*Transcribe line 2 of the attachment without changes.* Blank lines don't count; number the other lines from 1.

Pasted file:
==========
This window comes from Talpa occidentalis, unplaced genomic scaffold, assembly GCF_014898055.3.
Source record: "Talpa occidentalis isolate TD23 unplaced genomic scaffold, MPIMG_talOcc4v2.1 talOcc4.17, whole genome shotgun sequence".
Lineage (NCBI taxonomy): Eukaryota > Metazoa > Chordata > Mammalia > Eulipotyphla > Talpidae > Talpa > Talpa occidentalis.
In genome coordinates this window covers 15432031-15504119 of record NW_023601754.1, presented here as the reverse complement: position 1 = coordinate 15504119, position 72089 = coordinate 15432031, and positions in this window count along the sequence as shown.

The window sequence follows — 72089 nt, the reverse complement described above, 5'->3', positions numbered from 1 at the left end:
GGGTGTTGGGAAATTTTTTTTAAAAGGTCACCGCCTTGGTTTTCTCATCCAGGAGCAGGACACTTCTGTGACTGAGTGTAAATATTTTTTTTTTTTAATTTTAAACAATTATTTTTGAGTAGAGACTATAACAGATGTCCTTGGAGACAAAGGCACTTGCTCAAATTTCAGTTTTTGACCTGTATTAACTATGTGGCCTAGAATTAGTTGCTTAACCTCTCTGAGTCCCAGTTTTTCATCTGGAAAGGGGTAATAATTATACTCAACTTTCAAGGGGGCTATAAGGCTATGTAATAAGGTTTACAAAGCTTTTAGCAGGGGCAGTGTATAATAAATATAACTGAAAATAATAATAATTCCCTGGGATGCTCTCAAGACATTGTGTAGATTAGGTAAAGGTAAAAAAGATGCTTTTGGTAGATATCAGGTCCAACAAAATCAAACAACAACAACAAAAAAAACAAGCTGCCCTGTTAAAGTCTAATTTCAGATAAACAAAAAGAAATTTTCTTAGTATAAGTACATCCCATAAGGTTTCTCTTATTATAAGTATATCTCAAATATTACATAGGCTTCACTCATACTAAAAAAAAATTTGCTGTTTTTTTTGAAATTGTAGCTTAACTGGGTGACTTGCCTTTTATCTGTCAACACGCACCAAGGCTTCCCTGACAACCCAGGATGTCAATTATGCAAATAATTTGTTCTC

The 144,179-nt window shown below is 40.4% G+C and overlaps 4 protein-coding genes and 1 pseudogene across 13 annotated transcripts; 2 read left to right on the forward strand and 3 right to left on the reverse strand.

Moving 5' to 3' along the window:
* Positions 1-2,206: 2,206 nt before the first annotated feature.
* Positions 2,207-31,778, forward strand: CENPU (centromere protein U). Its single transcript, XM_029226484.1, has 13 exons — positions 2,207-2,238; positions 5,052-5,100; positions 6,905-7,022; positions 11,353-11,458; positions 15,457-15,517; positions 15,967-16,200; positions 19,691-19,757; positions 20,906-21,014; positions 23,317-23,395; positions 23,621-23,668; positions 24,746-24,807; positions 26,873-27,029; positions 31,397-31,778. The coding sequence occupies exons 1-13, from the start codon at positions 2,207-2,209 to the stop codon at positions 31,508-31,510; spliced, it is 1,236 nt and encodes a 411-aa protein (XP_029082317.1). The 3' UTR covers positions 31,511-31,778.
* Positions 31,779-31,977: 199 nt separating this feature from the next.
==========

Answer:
Source record: "Talpa occidentalis isolate TD23 unplaced genomic scaffold, MPIMG_talOcc4v2.1 talOcc4.17, whole genome shotgun sequence".